The game still includes some absolutely outrageous set-pieces and explosive stunts. That much is certain. And a new feature called Overkill allows buddies to work together in building up a meter which, when unleashed, gives them the power to utterly obliterate anything in their path.
So itís a little bit of the old and a little bit of the new with Army of Two. The gameís producer, Greg Rizzer, explains why the company decided to slightly change its tone, and what it means for the series in general.
Greg Rizzer: Itís got a grittier tone. Itís not quite as slapstick as the first two instalments. Thereís no ass-slapping and hi-fiving, no playing air guitar - that stuffís all gone. But I mean... yeah, thereís still a little bit of Ďdudebroí in there, but thatís what our consumers expect from the franchise.
SPOnG: People might laugh at the Ďdudebroí in Army of Two, but it really tapped into a distinct market of gamers. Given that itís difficult to break out a new IP in this genre, were you guys surprised by the gameís relative success?
We want to bring more people into the fray, but we still want to have our old gamers associate with the series. So a lot of the game mechanics, like the Aggro system, might not be as apparent as past titles, but itís still very much there. The way that you score, and earn co-op points by flanking and stuff, thatís still intact.
The feedback we get all the time is that people love playing this game with their buddies. Itís something with which they can just kick back and have a good time. Iím sure you found that itís still very much over the top - the way some of the guys get taken down and enemies get shot. We still want people to have that feel of an arcade experience.
Greg Rizzer: My personal feeling is... what you see on screen and the way in which environments are destroyed would not match well with a very dark and realistic tone, for us. So even though we have a realistic backdrop for what weíre trying to do - and we do make that separation that this is still just entertainment - ours is much more like a blockbuster kind of experience.
Story is a great and obviously very important part of games these days because we have the ability to tell these stories. But itís still a videogame. Itís still all about how the game makes you feel in play. The controls, playing with your buddies - does it all feel right? We just stay focused on that. The story is there and itís a supplement to the game.
SPOnG: The Overkill mode is pretty mental. It must be a lot of fun to try to offer something that would cause a lot of chaos without either making it feel too unbalanced or broken?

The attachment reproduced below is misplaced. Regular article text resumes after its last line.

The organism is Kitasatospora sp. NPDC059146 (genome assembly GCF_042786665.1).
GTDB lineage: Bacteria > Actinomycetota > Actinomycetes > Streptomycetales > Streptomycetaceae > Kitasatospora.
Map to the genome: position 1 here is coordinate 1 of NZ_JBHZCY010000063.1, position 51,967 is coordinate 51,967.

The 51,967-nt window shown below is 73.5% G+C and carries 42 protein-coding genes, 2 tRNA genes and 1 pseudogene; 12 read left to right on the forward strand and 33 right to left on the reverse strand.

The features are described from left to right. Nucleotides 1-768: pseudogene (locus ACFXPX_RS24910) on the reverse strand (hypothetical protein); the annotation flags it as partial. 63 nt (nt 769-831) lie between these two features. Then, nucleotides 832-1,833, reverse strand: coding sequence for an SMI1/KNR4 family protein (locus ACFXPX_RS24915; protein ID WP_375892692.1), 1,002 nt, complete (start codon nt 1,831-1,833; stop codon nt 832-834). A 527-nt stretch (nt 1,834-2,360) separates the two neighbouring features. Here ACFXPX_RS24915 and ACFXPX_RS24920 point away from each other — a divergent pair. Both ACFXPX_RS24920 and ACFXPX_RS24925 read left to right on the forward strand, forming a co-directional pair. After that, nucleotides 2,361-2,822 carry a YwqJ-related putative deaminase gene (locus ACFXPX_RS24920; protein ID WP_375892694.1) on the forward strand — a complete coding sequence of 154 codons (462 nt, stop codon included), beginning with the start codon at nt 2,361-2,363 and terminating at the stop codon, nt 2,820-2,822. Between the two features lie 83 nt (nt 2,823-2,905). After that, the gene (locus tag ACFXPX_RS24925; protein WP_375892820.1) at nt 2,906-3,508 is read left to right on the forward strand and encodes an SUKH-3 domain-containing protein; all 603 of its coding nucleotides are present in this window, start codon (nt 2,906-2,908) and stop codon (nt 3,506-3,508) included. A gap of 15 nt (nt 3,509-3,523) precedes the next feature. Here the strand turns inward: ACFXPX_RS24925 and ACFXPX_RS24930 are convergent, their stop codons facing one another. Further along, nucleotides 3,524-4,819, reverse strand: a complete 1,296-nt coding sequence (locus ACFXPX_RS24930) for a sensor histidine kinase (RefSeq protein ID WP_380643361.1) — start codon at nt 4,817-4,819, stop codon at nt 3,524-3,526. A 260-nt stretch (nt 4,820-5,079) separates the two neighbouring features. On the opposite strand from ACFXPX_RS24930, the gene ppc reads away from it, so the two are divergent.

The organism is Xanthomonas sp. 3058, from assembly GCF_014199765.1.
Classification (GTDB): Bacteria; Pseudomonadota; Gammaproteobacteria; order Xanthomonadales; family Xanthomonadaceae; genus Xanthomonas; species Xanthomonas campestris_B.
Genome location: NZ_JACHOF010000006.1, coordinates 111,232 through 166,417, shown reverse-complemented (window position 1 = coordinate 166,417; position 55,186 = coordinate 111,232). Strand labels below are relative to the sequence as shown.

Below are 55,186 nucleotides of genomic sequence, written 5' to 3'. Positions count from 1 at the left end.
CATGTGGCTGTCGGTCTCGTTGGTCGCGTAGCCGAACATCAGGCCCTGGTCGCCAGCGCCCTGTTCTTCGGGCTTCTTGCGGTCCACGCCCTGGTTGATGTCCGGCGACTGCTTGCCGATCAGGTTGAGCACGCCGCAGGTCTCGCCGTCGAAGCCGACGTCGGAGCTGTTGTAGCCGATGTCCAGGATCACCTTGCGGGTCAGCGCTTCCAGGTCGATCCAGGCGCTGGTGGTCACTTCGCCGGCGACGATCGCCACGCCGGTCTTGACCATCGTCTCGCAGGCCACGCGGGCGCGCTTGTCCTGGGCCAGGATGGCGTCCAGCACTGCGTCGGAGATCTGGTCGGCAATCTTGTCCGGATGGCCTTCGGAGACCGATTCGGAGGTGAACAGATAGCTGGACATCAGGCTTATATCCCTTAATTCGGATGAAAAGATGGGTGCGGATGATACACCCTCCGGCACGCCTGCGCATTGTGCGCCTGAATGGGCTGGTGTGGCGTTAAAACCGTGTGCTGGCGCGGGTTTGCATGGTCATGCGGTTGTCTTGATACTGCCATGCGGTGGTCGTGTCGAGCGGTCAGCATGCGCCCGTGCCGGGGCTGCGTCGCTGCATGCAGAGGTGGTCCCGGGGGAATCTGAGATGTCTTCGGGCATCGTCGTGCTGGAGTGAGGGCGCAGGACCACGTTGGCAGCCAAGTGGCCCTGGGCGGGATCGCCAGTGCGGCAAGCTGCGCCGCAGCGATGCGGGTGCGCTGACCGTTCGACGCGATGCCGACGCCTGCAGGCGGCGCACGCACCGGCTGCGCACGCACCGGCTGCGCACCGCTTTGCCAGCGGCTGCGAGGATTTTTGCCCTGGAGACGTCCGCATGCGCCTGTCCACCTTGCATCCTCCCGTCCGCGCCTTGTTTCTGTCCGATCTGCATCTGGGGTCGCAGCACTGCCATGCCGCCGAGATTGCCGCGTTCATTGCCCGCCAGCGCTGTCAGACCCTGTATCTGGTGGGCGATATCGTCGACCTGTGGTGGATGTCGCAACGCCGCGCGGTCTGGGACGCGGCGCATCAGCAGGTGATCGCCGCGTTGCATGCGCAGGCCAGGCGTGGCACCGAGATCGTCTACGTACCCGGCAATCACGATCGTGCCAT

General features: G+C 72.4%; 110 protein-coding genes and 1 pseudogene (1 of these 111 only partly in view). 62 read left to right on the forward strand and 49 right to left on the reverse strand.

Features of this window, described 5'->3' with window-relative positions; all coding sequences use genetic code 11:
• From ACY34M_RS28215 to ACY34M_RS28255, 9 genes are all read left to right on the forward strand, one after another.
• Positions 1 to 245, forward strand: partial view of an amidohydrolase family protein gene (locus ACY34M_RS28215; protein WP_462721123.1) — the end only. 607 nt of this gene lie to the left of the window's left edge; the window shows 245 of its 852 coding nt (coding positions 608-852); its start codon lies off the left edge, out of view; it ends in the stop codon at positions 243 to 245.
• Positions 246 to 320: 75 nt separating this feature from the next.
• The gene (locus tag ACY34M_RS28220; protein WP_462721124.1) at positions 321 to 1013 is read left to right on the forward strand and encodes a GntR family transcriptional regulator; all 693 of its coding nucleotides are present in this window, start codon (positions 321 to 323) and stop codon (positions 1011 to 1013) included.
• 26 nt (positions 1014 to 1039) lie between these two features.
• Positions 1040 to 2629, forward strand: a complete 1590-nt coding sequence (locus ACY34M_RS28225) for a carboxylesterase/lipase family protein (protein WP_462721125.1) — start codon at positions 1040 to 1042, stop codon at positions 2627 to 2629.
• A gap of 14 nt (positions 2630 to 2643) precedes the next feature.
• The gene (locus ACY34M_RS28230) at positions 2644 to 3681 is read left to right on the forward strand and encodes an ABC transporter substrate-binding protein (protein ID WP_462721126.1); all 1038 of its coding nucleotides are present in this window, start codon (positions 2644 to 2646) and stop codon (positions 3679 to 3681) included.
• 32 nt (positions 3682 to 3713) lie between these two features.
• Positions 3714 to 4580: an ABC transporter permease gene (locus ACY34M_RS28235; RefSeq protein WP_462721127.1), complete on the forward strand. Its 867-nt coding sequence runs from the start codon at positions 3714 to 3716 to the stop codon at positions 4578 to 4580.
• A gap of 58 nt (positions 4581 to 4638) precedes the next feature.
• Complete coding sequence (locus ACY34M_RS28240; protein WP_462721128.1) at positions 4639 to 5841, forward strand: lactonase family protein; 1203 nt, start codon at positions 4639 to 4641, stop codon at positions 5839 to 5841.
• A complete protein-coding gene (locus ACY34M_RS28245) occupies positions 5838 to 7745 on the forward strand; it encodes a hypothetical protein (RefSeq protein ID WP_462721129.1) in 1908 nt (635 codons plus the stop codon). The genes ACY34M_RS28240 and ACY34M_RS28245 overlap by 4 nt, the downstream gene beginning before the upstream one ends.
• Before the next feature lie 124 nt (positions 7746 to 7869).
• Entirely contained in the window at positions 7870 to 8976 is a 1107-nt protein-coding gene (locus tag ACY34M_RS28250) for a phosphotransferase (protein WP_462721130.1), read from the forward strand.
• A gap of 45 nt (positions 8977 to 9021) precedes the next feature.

What we found during user feedback was that, if you triggered Overkill and there was nobody around, it was a wasted perk. People loved it, but seeing no enemies around when you fired it up is kinda disappointing. So we now let players cancel it out. You take a little bit of an Overkill hit, but it lets them at least keep most of it.
Greg Rizzer: Well, Salem and Rios are still in the game, and a very big part of it. They run the organisation now - but we felt like we wanted to bring in some new characters. We have a new engine, got some new technology, have a new team... and we felt like weíd try something with new characters and give it a different tone. We still wanted to have part of the canon there. Thatís the whole reason behind it.
SPOnG: Do you think Alpha and Bravo could spin off their own series?
SPOnG: This gameís using DICEís Frostbite 2 engine. How are you finding it? Most of EAís titles are using the engine now - is it a challenge for you to take advantage of the engine but make the game itself look visually different to other projects using the tech?
Greg Rizzer: One of the things over the years is at EA, through our studios, weíve had different technologies with different teams and things like that. One of the downsides to having all these different technologies is that we donít have shared knowledge. We have individuals working in silos, with different knowledge bases about a particular engine.
So one of the biggest advantages with Frostbite, is that as a company EA moves towards a shared technology for our games. It just creates a basic knowledge thatís that much better. Now, if we have a question about a particular facet of the tech, we can reach out to a person on our team or another team for the solution.
Itís a win. And in my opinion itís one of the things that this company has needed for a long time. We needed to have a unified technology so we can share those things. As far as us using the engine goes, of course there are challenges. Itís new technology, and some of us had to learn how to effectively use it. A new engine, a new team - itís certainly been a challenge for everyone involved, but people have really praised it. Especially after seeing what we could do with it.
Greg Rizzer: Itís a very relevant question, yeah. If you look at Unreal... you can certainly say whether a game is using that tech or not. As a unified company, I think if thereís a certain style that is unique to a particular franchise, we obviously need to make sure we donít make it look just like all the other games. Our art has always been fantastic, and Iím sure when we start bringing other games into that engine that weíre going to do everything we can to make sure it looks unique.
SPOnG: Thanks a lot for your time.
Greg Rizzer: Cheers! Thanks a lot!
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